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Protecting the Wealth of a Nation: Anviz Globalís Solution to a National Problem

Workers within the the South African mine industry often have damaged fingerprints, which can lead to a difficult identification process Anviz Globalís BioNano algorithm helps solve this problem, as it allows for devices to read even incomplete or damaged fingerprint lines.

Tampa, FL, April 30, 2014 --( Former South African President Nelson Mandela believed, “South Africa is blessed with a special geological heritage. As such, the mining industry has been the bedrock of the South African economy for more than a century.”[1] The importance of mining in South Africa cannot be understated. Minerals account for 60 percent of South Africa’s export revenues and 10 percent of the overall GDP.[2] It is a symbol of national identity and wealth. However, it has recently received increased negative attention. Illegal entry by individuals is posing financial and safety concerns. This issue has created a two-fold problem. Firstly, ensuring security of property and personnel in large mines can be difficult. Secondly, some of the access-control measures, such as standard fingerprint technology, are ill-suited for the mining industry.

Illegal mining is a multimillion dollar industry in South Africa. It is estimated that in 2012, over 500 million dollars-worth of illegally extracted material was lost or stolen.[3] Currently, many within the industry have adopted a strategy whereby they accept the loss rather than attempt to deter theft through improved security measures.[4] However, others do not feel this is a viable strategy. From this perspective, biometrics appear to be providing a solution to this problem. In instances where access to mine facilities were restricted by biometric devices, such as fingerprint scanners, success rates in curbing illegal entry because of collusion and corruption increased.[5]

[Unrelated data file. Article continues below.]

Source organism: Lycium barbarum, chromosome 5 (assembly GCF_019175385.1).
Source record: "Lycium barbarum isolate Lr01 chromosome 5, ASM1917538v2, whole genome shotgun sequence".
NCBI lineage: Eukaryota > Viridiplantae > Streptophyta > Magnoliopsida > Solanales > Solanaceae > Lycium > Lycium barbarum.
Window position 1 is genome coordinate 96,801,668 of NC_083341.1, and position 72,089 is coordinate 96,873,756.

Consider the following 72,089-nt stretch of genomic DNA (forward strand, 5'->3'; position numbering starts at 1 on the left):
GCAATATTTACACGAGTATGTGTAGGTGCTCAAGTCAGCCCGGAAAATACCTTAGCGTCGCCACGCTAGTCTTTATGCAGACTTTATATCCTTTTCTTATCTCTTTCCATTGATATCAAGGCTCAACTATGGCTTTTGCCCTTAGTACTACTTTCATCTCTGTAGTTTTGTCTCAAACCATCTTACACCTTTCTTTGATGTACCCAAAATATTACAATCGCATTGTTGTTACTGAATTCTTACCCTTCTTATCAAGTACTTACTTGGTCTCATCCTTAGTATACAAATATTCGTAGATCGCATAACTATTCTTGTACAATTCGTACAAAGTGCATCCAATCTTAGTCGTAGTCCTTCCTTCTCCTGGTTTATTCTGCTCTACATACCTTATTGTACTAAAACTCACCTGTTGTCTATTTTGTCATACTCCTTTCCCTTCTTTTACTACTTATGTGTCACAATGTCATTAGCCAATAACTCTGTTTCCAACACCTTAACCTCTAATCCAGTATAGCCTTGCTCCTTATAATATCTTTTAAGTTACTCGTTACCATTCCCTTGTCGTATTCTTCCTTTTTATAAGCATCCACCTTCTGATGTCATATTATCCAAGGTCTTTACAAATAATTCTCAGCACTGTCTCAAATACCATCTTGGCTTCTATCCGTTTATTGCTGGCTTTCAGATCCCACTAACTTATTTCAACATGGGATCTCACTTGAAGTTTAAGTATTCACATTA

While the basic fingerprint reader can help address one issue, it does not solve the second problem. Those who participate in the extraction of minerals often have scarred or rough hands. These circumstances can often lead to unreadable fingerprints.[6] Invalid, scarred hands can render fingerprint-reading devices ineffective. This problem requires a unique solution. It is possible to use cutting-edge technology to help fingerprint readers to enroll even damaged fingerprints. Anviz Global engineers have developed an algorithm, called BioNano, which is capable of reading heavily damaged prints. BioNano maps-out an individual’s fingerprints, even if the print is incomplete because of heavy scarring. It allows for accurate identification of individuals with an imperfect set of fingerprints. Moreover, every time a subject uses their finger to register on the device the algorithm stores the image. If the newest fingerprint template is better (a more complete picture) than the previous one that was saved in the device, the machine will automatically update the template inside the device. This ensures that BioNano is always aware of which fingerprint templates are most accurate, and is capable of dealing with changes in each subject’s physical properties within their hands.

Anviz is an international biometric security company with six offices worldwide. The company offers a broad range of access control and time attendance products, ranging from biometrics, to surveillance, and RFID devices. For further information about Anviz, or its products, such as BioNano, please visit Anviz employees will be representing the company at IFSEC South Africa between May 13-15, 2014.

[1] Coetzee, Ben and Riana Horn. The Theft of Precious Metals From South Africa’s Mines and Refineries.

[2] “South Africa illegal mining: Bodies found in Roodepoort.” BBC News February 2014.

[3] “South Africa illegal mining: Bodies found in Roodepoort.” BBC News February 2014.

[4] Scheepers, Dolf. “Copper theft on SA's mines.” Tech-Security News. February 2013.

[5] Sashnee Moodley “Illegal Mining on the Decrease but Still a Cause for Concern.” November, 2013.

[6] Nasiorowska, B. “Improving safety and security in platinum mining by utilizing the newest facial recognition technology.” 2010.
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Anviz Global
Chris Palmer

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